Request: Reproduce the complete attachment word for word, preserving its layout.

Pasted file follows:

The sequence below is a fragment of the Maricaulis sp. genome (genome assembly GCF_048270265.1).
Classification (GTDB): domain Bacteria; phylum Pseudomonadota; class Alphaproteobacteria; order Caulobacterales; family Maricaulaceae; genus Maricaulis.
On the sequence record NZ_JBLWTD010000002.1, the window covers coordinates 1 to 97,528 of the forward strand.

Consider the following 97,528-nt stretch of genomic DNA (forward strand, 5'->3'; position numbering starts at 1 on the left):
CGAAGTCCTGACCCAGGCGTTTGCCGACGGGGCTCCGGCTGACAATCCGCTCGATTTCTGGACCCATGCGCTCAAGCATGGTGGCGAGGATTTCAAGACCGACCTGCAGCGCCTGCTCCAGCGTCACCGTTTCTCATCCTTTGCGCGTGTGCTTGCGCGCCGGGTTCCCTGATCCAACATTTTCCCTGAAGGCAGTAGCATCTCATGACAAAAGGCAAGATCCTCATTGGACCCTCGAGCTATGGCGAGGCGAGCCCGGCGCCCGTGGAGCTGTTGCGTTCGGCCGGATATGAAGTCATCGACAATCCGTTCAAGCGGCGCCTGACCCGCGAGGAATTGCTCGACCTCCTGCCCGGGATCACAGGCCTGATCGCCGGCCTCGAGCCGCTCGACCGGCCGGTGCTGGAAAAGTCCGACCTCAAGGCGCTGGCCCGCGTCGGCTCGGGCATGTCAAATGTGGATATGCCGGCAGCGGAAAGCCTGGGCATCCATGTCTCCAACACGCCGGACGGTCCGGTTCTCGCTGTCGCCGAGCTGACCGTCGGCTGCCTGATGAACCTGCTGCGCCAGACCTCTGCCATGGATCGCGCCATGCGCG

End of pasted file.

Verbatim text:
The sequence below is a fragment of the Maricaulis sp. genome (genome assembly GCF_048270265.1).
Classification (GTDB): domain Bacteria; phylum Pseudomonadota; class Alphaproteobacteria; order Caulobacterales; family Maricaulaceae; genus Maricaulis.
On the sequence record NZ_JBLWTD010000002.1, the window covers coordinates 1 to 97,528 of the forward strand.

Consider the following 97,528-nt stretch of genomic DNA (forward strand, 5'->3'; position numbering starts at 1 on the left):
CGAAGTCCTGACCCAGGCGTTTGCCGACGGGGCTCCGGCTGACAATCCGCTCGATTTCTGGACCCATGCGCTCAAGCATGGTGGCGAGGATTTCAAGACCGACCTGCAGCGCCTGCTCCAGCGTCACCGTTTCTCATCCTTTGCGCGTGTGCTTGCGCGCCGGGTTCCCTGATCCAACATTTTCCCTGAAGGCAGTAGCATCTCATGACAAAAGGCAAGATCCTCATTGGACCCTCGAGCTATGGCGAGGCGAGCCCGGCGCCCGTGGAGCTGTTGCGTTCGGCCGGATATGAAGTCATCGACAATCCGTTCAAGCGGCGCCTGACCCGCGAGGAATTGCTCGACCTCCTGCCCGGGATCACAGGCCTGATCGCCGGCCTCGAGCCGCTCGACCGGCCGGTGCTGGAAAAGTCCGACCTCAAGGCGCTGGCCCGCGTCGGCTCGGGCATGTCAAATGTGGATATGCCGGCAGCGGAAAGCCTGGGCATCCATGTCTCCAACACGCCGGACGGTCCGGTTCTCGCTGTCGCCGAGCTGACCGTCGGCTGCCTGATGAACCTGCTGCGCCAGACCTCTGCCATGGATCGCGCCATGCGCG